ASU colleges form partnership to address teacher shortage
The Mary Lou Fulton Teachers College and the College of Liberal Arts and Sciences are joining forces to produce more teachers by encouraging students graduating with liberal arts degrees to consider becoming a teacher.
Students have the unique opportunity to earn a high-quality Arizona State University degree in their major of choice and a certificate from one of the nation’s most highly regarded teacher preparation programs.
The partnership will focus around the Secondary Education Certificate offered by Teachers College, which allows ASU undergraduates to add teaching courses needed for certification to their bachelor’s degree. The certificate is a 30 credit program available to all ASU undergraduates who have majors outside of education with an interest in becoming teachers.
Typical content areas for secondary education certification include biology, business, chemistry, Chinese, earth and space science, economics, English, French, geography, German, history, mathematics, physics, political science and Spanish.
Because students from the liberal arts college tend to show a high degree of interest in teaching careers, the two colleges saw an opportunity to provide additional support to those students. Teachers College is creating a new academic adviser position that will be based in the CLAS advising office in order to assist students with any questions they have about the secondary education certificate and advise them as they work to fulfill the certificate requirements.
“We’re thrilled to have a dedicated adviser from Teachers College available to educate our students about this important career option,” said Patrick Kenney, dean of the College of Liberal Arts and Sciences.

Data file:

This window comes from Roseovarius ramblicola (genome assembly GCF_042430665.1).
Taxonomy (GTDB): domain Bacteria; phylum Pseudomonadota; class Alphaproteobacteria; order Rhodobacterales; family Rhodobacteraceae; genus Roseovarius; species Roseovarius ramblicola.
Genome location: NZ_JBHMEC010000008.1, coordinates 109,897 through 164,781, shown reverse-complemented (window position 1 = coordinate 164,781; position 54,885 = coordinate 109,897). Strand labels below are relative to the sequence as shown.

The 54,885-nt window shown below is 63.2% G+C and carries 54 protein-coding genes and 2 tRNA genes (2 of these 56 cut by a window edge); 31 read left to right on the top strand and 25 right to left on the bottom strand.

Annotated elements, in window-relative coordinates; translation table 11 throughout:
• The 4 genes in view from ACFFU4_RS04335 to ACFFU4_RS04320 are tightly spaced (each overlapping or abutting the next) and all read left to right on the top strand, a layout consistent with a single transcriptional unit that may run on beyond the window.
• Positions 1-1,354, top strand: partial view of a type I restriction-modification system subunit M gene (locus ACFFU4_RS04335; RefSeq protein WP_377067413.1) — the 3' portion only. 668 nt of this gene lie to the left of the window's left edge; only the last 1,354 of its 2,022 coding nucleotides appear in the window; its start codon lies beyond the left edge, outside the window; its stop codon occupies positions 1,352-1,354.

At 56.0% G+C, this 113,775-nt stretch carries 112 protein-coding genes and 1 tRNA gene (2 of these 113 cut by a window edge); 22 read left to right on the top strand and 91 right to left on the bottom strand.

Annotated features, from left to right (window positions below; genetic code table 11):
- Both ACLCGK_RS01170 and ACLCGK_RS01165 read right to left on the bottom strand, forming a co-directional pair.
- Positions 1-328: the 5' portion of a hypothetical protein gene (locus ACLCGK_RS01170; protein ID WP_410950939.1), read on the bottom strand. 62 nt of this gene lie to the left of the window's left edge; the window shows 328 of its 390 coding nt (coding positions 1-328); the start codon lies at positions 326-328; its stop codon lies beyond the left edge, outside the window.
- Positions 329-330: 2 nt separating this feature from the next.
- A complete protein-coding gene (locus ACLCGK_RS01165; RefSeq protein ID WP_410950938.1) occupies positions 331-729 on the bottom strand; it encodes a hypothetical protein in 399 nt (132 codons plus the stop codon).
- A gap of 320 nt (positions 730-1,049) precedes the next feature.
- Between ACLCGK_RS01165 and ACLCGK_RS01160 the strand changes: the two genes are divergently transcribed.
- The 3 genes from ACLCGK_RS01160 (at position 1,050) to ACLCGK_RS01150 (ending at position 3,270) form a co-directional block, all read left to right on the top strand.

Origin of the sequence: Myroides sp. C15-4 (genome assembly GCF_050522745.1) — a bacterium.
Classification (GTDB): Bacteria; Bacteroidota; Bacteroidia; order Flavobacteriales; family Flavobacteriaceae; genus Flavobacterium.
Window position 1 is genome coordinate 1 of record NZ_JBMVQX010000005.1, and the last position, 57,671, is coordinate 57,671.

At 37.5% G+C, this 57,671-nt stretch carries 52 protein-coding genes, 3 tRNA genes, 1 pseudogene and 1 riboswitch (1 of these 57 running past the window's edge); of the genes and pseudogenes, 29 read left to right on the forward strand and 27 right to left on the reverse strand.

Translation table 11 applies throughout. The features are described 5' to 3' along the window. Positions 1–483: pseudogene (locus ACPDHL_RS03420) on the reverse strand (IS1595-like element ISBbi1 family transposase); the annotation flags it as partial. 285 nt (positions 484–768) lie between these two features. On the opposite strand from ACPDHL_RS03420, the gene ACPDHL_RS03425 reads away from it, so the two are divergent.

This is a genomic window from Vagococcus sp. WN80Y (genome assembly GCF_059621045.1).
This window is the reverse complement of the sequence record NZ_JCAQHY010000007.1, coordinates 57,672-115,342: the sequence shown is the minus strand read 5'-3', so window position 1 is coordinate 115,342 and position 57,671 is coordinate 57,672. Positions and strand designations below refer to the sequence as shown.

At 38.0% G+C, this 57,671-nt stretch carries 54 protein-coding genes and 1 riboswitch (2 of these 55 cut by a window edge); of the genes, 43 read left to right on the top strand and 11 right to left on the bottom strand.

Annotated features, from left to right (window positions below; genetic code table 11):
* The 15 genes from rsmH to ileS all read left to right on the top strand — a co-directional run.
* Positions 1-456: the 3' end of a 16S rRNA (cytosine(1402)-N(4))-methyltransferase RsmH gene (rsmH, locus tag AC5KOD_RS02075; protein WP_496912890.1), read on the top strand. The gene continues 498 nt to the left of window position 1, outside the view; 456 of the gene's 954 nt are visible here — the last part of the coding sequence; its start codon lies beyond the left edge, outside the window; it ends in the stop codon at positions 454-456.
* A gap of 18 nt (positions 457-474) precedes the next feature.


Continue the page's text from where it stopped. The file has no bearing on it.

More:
The collaboration between the colleges is part of the ASU Charter and Goals to enhance the university’s local impact and social embeddedness by increasing the number of qualified K-12 teachers by 25 percent.
“The most important product ASU creates is a teacher,” said ASU President Michael Crow. “When our students become certified teachers, they take with them the energy and passion that comes with being a Sun Devil into their classrooms, and help their own students take critical steps toward attaining their dreams. That translates to more opportunities for ASU alumni to effect positive change in our local communities and schools, and beyond.”
A series of lunches will be hosted during March to bring together members of both colleges and train current academic advisers about the secondary education certificate program.
“People tend to assume that you have to be majoring in education to pursue a career in teaching,” said Jenna Kahl, director of student recruitment for Teachers College, “which is why it’s essential to share the details of this alternative pathway with advisers at other colleges so they have the information they need to help students make the best decisions for their unique situations.”
The secondary education certificate was established in 2013 as part of an effort to prepare more ASU graduates to become teachers – especially in high-need areas like STEM subjects – without having to change their major to education. With students sometimes facing challenges in securing employment after graduation in the area of their major, adding teaching as an option expands students’ job prospects and gives them invaluable skills as they fill a critical need in schools and make an impact in the lives of students.
With the teacher shortage becoming especially pronounced this year, the program is more important than ever.
“Teachers College has always been dedicated to developing high-quality teachers who influence children’s lives in so many positive ways,” said Mari Koerner, dean of the Teachers College. “This new advising position within the liberal arts college is one of many ways we’ve become creative in order to reach more students who have the passion and dedication to guide our youth.”